The danger to people, Chapin says, is that hog farmers use many antibiotics that are closely related to human drugs such as erythromycin, bacitracin, and tetracycline. If people who inhale the dust from these farms get a lung infection from these antibiotic resistant bacteria, conventional hospital antibiotics might not cure the disease. In some instances, such as erythromycin, hog farms and hospitals use the same drug, increasing the chance that hospital drugs won’t effectively treat a human infection. Furthermore, one hog farm drug, virginiamycin, is a close analogue to quinupristin-dalfopristin (QD), a combination of drugs that doctors use as a last resort to fight antibiotic resistant illnesses. If virginiamycin confers QD resistance to bacteria infecting a human patient as researchers suspect, doctors might not have another option.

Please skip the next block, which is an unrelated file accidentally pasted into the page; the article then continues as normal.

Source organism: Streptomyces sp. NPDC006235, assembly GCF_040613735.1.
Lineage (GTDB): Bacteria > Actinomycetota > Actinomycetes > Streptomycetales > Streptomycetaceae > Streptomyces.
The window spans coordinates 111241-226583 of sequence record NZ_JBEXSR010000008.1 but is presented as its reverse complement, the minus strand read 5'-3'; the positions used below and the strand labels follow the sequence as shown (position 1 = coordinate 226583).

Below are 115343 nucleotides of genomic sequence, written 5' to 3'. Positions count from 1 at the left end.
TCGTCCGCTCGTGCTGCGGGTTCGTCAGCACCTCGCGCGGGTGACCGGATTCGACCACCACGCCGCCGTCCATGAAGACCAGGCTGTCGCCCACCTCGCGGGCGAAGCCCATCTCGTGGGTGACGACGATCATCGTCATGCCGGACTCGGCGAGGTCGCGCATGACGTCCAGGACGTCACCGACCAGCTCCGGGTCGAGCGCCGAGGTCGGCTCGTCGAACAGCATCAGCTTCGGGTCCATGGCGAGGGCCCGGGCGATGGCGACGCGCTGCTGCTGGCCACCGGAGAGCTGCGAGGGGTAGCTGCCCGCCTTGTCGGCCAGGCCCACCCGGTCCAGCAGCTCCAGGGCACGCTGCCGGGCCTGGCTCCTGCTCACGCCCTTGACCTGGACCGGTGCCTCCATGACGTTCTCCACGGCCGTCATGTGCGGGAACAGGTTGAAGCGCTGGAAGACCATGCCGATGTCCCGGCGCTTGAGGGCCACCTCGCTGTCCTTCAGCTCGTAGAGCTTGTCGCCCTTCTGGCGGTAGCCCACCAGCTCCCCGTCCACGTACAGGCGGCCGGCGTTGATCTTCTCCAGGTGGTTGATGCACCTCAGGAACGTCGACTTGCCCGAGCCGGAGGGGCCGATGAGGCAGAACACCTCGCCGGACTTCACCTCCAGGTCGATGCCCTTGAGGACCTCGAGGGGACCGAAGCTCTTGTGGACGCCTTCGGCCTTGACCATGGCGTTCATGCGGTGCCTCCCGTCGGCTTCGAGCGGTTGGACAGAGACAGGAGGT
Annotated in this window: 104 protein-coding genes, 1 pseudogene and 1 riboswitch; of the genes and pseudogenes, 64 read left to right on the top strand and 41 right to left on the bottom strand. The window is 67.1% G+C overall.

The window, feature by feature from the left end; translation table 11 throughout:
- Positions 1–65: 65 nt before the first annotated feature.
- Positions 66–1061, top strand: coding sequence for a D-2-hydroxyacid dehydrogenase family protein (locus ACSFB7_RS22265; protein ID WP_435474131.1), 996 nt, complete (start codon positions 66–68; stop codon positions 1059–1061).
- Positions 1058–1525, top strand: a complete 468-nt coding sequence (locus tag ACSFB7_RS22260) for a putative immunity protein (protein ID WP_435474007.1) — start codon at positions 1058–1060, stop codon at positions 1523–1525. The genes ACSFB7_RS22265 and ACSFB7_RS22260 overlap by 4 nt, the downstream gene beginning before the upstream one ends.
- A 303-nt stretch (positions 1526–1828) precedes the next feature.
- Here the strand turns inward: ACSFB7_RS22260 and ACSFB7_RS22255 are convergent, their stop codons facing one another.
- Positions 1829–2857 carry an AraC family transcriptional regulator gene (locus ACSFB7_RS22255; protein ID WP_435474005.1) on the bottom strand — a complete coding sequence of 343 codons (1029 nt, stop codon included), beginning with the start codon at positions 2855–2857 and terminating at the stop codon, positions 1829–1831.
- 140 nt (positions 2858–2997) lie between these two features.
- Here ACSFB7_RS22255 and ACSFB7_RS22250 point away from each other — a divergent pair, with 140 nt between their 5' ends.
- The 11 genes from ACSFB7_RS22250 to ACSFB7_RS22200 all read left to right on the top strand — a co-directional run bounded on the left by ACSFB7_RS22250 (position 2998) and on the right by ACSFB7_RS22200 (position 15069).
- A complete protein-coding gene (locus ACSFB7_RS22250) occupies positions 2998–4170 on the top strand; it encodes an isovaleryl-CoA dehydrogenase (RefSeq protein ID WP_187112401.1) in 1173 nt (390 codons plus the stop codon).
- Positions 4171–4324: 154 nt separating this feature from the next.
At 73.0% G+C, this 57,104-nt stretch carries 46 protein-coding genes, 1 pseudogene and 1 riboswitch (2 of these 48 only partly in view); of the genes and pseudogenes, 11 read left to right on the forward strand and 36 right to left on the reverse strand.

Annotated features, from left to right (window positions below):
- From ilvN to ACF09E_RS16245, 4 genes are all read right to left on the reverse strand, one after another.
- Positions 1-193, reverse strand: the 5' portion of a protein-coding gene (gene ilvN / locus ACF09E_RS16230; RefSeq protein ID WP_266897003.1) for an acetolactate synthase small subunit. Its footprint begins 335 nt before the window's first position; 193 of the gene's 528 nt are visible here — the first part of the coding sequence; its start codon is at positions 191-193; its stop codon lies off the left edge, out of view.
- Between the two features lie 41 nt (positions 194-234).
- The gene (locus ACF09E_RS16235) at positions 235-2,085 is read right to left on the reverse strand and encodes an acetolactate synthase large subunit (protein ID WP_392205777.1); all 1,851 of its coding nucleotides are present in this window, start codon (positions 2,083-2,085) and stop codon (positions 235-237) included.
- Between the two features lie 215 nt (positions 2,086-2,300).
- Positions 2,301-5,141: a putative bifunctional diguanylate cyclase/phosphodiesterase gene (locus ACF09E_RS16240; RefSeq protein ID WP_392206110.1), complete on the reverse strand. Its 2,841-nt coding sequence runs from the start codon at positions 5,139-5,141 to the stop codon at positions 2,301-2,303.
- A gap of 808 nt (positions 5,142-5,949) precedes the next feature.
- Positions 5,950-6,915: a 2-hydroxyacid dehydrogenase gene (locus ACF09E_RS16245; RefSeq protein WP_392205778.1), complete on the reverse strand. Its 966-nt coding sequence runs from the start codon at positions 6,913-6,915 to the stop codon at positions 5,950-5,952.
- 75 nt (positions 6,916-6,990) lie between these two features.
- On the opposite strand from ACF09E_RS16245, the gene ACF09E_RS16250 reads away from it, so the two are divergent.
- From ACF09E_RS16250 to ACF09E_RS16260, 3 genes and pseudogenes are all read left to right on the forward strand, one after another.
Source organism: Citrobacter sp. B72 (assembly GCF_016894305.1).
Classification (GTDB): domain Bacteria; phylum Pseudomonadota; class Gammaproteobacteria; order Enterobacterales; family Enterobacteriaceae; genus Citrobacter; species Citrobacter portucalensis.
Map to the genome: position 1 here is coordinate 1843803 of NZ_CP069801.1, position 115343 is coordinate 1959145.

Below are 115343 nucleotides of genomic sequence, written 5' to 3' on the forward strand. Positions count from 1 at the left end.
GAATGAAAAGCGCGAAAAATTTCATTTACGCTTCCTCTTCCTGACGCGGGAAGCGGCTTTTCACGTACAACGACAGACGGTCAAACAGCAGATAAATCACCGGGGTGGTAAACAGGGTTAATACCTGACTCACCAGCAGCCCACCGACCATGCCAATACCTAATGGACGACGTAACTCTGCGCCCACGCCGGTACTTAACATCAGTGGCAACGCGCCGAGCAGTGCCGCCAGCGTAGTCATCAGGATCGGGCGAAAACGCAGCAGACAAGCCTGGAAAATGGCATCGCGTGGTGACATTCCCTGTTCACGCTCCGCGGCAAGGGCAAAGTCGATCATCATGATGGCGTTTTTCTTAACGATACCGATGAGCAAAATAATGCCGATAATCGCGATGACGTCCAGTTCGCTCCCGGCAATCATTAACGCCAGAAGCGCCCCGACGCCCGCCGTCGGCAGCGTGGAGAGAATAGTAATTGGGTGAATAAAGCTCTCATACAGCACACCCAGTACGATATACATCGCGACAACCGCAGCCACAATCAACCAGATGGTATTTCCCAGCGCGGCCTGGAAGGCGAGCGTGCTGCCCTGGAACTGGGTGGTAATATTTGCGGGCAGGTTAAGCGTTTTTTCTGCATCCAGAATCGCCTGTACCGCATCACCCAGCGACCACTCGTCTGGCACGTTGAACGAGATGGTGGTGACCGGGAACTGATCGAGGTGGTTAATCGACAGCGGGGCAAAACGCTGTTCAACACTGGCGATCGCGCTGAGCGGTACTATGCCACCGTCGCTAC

While no current studies directly link these airborne antibiotic resistant bacteria to illness in humans, the circumstantial evidence is hard to ignore. In March 2000, University of North Carolina School of Public Health researcher Steve Wing authored a paper in which he outlined respiratory disease rates in rural neighborhoods within two miles of hog farms. He found the number of people who, over six months, reported 12 or more incidents of upper respiratory problems (runny nose, coughing, headaches, mucous membrane irritation, and sore throat) almost doubled near hog farms when compared to the control group. “It’s really bad,” says Wing. “Thirty to forty thousand head of livestock is like a city of 50,000 people without a waste treatment plant.” In another review, conducted in 2002, University of Iowa found very high rates of illness, especially respiratory illness, in factory hog farm hands. Nearly 70 percent of these farm employees complain of acute bronchitis and 25 percent complain of chronic (lasting two or more years) bronchitis. These diseases are just a small sample of ailments that also include asthma, depression, and fatigue. Wing says a complex mixture of pollutants such as hydrogen sulfide gas, dust, and live airborne viruses and bacteria cause these symptoms. “They [hog farmers] have lung problems,” says Paul Willis, a hog farmer who avoids the over-use of antibiotics at The Niman Farm, a free-range farm he runs in Iowa. “[Some] have had to stop, on their doctors orders, from raising pigs that way.”